Steve working on installing upper wing strut captured by Z 9 / Z24-120 w/Profoto A10 & Click Octa

Winter with its colder temps and gray skies are the natural time to be in the hangar working on projects. Many pilots do the annuals on their planes this time of year. Others pull projects out from the corner of the hangar where they are stored during the warmer flying months and go back to wrenching on them. Either case, it’s a great opportunity for the photographer wanting / needing to get involved. This is a the time to find these hangar rats and be apart of something great. What you see here is just that, the continuing N3N-3 on floats restoration project. I’ve been involved with this project for a year now documenting all the stages. How do you do the same thing?

Addison working on installing upper wing strut captured by Z 9 / Z14-24f2.8 w/Profoto A10 & Click Octa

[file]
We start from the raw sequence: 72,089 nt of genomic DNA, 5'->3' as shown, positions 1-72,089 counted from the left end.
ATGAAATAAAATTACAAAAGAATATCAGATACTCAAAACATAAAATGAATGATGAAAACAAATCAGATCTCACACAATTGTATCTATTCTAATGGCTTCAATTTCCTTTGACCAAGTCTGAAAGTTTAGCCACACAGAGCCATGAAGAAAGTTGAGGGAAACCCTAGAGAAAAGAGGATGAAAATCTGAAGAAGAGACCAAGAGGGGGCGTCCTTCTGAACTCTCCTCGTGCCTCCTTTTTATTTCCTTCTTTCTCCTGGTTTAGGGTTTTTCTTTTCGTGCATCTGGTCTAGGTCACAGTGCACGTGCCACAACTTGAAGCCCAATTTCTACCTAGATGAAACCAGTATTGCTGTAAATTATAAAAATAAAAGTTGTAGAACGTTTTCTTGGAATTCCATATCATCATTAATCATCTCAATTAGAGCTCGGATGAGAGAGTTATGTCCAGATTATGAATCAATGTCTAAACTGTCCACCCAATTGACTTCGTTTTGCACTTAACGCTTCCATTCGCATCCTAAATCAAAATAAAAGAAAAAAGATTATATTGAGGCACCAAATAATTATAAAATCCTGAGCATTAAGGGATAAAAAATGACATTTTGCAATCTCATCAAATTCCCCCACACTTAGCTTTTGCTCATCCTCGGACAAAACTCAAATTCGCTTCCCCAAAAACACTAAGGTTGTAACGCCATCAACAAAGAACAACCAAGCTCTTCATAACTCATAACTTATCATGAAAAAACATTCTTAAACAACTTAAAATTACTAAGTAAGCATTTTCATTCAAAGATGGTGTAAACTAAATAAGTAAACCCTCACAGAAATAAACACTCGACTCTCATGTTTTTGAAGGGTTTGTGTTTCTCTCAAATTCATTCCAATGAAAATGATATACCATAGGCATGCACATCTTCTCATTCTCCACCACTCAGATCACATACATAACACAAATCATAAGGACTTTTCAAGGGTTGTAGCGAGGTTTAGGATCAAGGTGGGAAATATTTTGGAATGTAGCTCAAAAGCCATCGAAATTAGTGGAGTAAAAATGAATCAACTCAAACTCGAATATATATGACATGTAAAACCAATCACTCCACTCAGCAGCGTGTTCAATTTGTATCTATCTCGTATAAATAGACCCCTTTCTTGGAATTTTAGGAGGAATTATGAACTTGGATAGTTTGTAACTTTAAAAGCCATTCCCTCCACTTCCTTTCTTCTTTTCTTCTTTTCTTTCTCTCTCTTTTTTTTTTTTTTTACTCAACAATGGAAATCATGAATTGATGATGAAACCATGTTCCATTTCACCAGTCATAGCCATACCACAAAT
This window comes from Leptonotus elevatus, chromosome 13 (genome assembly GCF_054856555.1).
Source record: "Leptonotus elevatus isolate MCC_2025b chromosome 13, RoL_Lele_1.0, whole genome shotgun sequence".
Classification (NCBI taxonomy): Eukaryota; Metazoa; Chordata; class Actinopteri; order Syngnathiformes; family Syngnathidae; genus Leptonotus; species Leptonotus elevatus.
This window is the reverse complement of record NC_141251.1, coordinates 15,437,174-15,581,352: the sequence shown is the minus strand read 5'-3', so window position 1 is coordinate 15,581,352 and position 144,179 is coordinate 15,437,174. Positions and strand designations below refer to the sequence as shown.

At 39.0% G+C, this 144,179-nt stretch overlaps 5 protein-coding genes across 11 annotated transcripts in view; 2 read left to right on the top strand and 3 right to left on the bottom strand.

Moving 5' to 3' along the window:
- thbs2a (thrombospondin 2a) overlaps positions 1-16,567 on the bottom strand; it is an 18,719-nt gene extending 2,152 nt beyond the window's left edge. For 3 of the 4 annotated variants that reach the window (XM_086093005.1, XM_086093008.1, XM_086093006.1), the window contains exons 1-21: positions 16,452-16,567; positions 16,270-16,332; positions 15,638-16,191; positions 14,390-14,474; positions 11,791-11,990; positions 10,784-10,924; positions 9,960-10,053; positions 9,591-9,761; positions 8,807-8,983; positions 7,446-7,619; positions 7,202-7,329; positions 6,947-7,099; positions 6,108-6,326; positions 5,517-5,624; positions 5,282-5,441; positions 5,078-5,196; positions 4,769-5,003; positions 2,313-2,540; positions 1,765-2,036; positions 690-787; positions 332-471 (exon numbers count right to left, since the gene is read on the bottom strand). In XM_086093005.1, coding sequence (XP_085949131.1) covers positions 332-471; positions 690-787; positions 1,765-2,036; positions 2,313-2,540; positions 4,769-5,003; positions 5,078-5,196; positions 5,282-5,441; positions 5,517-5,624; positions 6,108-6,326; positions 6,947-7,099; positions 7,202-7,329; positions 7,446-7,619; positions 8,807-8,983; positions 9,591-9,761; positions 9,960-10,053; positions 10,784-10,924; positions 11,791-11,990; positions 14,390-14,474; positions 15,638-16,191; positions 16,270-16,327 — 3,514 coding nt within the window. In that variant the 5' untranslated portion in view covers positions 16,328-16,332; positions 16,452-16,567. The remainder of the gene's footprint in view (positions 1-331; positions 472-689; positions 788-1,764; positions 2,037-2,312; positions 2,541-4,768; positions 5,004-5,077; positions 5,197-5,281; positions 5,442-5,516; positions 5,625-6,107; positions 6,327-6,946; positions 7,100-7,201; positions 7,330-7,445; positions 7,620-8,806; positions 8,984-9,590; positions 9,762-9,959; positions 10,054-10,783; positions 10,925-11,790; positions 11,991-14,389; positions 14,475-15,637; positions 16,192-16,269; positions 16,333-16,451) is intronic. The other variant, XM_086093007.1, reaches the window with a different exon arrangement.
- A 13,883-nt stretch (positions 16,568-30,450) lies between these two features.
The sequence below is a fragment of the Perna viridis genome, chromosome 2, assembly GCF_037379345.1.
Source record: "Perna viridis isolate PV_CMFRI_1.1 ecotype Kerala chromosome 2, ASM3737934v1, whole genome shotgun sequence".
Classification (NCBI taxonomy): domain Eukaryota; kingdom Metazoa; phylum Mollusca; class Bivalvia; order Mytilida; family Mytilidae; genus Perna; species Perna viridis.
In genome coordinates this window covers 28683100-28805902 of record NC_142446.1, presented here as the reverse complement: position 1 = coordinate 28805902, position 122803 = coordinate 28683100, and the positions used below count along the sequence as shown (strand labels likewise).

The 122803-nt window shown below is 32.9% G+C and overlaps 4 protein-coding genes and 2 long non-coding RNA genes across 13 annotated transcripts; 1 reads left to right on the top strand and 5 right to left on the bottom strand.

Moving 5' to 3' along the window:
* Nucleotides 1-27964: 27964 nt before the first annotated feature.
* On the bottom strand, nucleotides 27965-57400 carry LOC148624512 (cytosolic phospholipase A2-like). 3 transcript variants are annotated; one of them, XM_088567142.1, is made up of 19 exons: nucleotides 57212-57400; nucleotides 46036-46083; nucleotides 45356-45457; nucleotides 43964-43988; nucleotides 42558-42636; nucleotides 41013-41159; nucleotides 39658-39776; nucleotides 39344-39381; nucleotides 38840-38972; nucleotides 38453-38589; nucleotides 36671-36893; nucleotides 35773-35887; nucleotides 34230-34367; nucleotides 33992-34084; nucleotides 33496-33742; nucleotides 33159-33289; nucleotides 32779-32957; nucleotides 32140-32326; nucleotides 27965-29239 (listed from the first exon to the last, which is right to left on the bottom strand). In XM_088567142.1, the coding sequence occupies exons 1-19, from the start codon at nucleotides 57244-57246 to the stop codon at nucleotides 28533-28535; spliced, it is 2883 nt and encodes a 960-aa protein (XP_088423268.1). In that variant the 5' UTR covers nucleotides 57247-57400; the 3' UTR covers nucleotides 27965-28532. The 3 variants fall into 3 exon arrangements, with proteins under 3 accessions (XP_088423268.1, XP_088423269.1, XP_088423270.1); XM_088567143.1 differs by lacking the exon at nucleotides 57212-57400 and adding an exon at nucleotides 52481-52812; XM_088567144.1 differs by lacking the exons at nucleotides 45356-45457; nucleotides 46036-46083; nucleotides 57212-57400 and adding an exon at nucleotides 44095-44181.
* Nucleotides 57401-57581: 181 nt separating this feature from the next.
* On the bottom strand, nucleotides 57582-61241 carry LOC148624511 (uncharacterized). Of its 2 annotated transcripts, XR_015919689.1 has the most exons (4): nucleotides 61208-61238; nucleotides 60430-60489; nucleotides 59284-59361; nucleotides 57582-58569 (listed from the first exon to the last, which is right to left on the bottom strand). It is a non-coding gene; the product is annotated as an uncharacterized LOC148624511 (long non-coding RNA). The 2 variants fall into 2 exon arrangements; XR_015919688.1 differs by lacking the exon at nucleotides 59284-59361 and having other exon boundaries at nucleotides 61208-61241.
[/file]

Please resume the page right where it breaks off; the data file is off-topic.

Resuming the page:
You start by finding the project. How do you do that? You’ll find that information by looking at AOPA, EAA or CAF newletters, websites and meetings. You kinda just invite yourself to start, you have to go find them. They are there and finding them is a whole lot easier then you think. Next, realize you might be starting at the bottom, as in sweeping the floors. Don’t go expecting you’re going to get paid, quite the opposite. You’re putting in your time to just show up and take photographs. The sad truth you are more than likely not the first photographer to come along and you have no clue is the last photographer did it right, or wrong. While you’re sweeping the floors be thinking photography as you ask questions, lots of questions! Have your camera in your car at the ready. Have techniques up your sleeve like what I did in these two. I have a Profoto A10 on a click Octa nine feet up on a SmallRig stand to bring cleaned up light to the subject. Then when the time comes, make that one, solid photo to show your stuff. I guarantee if you stick with the project you won’t regret it and in the end, be in the air with the plane! Winter project are a gold mine!

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